WATCH: A hike through Cape Point without visiting the lighthouse

One of the most beautiful sections of Table Mountain National Park, when people visit Cape Point they tend to make a beeline for the famous lighthouse and vernacular. 

But the park has more to offer - with keen eyes and nose, an easy hike through the reserve will open up a whole new world.

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pink flowers in bloom

(Photo: Gabi Zietsman)

And one person who seems to know a lot about the indigenous fynbos that covers Cape Point's landscapes is mountain guide Justin Hawthorne. 

The Capetonian has a deep love for the natural world, and after going on one of his recent hikes I have learned an intimate appreciation for the floral kingdom that surrounds our beautiful city.

Starting in the old Lime Kiln parking lot, we set off on an upward, craggy journey to the top of Kanonkop, and on the way Justin showed us amateur hikers just how valuable the smallest flower or plant is to the wider ecosystem. 

And boy do they smell - not in a bad way though. Scents ranged from liquorice to honey to wild fynbos fragrances, all from the most unsuspecting sources. 

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bush with silver baubels

In summer this silvery bush will come alive with flowery beauty. (Photo: Gabi Zietsman)

There's also wildlife in the veld - although it's not like the Big Five. Sugarbirds flit from one bush to the next, the little workers of the veld, as Justin called them. Ants are also vital to the regeneration cycle of the fynbos, especially the protea. They ensure that seeds make their way underground, protected from the elements, where they wait for the right conditions to germinate once again.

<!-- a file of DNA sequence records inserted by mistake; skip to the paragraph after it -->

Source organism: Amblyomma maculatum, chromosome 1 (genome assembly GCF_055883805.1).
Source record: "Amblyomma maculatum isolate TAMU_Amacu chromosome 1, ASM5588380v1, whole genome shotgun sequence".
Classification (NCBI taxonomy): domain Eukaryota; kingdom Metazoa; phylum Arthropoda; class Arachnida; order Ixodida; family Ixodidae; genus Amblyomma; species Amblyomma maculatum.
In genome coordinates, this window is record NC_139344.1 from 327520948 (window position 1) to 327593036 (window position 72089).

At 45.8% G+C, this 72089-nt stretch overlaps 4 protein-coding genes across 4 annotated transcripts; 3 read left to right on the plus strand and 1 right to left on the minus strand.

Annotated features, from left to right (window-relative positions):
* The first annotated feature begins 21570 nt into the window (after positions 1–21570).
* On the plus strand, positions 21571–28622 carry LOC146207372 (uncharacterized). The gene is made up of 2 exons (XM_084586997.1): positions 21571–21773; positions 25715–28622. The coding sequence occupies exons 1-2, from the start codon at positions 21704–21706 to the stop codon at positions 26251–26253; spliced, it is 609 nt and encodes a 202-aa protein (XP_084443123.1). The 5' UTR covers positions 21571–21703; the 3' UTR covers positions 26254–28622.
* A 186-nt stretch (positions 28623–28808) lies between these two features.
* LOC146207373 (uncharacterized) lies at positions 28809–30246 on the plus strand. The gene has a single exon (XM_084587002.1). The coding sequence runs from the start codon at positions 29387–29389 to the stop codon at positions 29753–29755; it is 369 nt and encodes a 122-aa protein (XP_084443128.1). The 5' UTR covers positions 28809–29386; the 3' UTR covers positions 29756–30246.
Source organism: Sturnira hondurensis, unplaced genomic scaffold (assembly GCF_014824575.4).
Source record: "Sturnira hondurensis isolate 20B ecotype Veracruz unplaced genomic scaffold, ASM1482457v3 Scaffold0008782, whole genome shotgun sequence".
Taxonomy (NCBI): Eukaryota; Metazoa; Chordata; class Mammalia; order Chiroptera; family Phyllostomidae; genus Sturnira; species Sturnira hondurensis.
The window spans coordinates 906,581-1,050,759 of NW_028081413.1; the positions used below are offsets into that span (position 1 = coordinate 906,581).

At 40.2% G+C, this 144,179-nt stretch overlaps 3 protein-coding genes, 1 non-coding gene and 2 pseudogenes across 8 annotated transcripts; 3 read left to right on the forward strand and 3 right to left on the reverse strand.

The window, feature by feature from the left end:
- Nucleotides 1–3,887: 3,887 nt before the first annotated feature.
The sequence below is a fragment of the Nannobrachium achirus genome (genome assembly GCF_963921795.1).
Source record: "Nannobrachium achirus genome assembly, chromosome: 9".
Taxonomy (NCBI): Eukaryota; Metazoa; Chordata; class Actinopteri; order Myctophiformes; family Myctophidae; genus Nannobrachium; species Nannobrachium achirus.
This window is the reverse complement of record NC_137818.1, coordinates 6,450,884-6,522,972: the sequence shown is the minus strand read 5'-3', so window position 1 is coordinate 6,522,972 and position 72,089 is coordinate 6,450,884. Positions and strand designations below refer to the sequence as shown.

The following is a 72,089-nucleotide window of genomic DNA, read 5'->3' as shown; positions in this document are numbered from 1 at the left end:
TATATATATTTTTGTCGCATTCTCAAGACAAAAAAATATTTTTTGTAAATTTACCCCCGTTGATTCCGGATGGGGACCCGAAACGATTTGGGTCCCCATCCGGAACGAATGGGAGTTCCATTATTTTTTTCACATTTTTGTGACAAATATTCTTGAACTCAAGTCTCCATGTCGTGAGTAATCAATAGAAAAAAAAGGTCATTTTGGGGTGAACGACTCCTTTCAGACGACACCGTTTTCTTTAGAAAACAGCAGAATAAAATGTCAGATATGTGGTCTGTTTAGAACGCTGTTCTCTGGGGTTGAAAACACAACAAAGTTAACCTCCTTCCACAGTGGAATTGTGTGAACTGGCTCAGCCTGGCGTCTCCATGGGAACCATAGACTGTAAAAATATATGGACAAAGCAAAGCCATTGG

footprint of a klipspringer

The fresh tracks of a startled klipspringer. (Photo: Gabi Zietsman)

Right at the top of Kanonkop, where the wind was chilly but not like a Cape Doctor, we gazed at the coastlines of False Bay and the famous lighthouse far in the distance. 

At only 6 kilometres done over three hours, Kanonkop is the perfect hike for those who don't want to use up every ounce of their energy just to immerse themselves in the wild. 

READ: Where to stop and smell the fynbos this Winter

carnivorous sundew plant

These are carnivorous sundews - their sticky nectar traps unsuspecting insects that walk across them. (Photo: Gabi Zietsman)

For those who want to know more about the fynbos you're traversing through, you can contact Justin through his blog to find out about his tours.

So the next time you visit Cape Point, remember to strap on your hiking boots to explore a natural wonderland. 

WATCH: From sand dunes to fynbos, veld and vlei: The rapidly changing landscape of De Hoop

pink flower

(Photo: Gabi Zietsman

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